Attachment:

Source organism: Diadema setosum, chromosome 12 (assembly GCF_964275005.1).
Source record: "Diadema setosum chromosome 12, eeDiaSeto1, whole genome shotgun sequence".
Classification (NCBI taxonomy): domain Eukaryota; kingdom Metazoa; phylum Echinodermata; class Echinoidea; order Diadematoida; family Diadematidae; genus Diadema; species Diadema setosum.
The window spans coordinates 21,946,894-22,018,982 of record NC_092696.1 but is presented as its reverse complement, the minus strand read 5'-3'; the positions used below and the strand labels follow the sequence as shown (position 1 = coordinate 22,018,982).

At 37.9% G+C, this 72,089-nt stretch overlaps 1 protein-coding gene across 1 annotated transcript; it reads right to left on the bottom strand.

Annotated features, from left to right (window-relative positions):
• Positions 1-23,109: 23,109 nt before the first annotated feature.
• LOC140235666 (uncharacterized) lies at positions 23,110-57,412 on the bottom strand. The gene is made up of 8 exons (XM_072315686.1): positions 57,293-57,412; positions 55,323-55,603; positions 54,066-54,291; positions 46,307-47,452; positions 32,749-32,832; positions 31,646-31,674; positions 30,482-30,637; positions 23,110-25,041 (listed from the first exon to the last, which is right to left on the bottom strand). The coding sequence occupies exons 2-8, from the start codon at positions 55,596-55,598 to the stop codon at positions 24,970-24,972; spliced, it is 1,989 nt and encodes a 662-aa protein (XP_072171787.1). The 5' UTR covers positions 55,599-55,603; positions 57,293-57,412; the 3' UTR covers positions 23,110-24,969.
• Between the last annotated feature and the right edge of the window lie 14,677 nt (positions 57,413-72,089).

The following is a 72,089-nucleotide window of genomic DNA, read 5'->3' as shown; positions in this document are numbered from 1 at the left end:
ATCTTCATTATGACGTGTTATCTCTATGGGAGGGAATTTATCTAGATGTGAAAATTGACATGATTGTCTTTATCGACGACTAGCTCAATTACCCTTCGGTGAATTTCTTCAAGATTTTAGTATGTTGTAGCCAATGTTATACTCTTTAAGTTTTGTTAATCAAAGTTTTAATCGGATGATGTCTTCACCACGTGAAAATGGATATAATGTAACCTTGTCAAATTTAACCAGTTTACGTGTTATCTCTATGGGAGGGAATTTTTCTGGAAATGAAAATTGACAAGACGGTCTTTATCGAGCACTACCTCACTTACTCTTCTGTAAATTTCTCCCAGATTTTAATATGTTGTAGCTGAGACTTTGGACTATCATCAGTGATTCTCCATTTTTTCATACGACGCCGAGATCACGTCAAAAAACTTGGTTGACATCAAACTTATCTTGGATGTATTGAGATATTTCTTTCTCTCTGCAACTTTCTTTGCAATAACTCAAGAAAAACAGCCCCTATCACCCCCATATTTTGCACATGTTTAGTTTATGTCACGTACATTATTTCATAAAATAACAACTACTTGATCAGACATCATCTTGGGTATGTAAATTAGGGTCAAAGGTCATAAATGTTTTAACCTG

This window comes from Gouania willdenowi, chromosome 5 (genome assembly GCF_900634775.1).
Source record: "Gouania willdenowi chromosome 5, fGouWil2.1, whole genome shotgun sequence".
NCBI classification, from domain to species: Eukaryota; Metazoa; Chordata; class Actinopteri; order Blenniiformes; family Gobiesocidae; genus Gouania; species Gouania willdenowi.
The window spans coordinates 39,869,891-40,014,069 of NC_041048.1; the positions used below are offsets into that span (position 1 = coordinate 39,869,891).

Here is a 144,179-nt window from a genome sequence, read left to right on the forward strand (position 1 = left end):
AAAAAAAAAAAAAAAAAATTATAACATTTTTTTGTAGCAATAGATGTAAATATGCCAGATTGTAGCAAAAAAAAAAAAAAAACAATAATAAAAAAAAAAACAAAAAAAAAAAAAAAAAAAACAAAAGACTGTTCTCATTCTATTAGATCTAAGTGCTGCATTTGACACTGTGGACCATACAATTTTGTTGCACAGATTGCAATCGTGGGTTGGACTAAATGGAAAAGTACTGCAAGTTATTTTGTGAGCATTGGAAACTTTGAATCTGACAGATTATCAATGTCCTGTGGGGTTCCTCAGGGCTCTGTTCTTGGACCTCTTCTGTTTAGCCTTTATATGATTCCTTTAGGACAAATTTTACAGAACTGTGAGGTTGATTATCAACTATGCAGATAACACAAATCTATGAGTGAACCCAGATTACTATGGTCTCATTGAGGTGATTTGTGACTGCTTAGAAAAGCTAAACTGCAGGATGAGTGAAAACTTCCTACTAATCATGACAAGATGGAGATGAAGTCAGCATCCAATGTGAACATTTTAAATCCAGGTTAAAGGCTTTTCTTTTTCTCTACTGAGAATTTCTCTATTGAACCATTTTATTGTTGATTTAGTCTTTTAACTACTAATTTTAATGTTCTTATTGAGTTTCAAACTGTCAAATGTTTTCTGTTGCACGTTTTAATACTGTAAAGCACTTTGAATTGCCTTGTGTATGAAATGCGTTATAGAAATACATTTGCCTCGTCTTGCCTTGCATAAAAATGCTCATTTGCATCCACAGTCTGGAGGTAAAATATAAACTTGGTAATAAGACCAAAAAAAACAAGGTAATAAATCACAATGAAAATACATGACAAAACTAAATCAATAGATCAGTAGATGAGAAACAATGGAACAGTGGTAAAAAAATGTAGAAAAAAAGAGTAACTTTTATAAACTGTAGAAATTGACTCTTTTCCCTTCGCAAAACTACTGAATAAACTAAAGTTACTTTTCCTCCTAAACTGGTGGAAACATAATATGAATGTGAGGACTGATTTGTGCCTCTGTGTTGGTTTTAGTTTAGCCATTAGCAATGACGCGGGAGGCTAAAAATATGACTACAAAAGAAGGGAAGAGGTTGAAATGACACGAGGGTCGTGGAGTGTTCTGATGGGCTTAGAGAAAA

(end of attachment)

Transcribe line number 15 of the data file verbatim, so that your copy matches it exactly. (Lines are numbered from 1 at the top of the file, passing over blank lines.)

The window spans coordinates 39,869,891-40,014,069 of NC_041048.1; the positions used below are offsets into that span (position 1 = coordinate 39,869,891).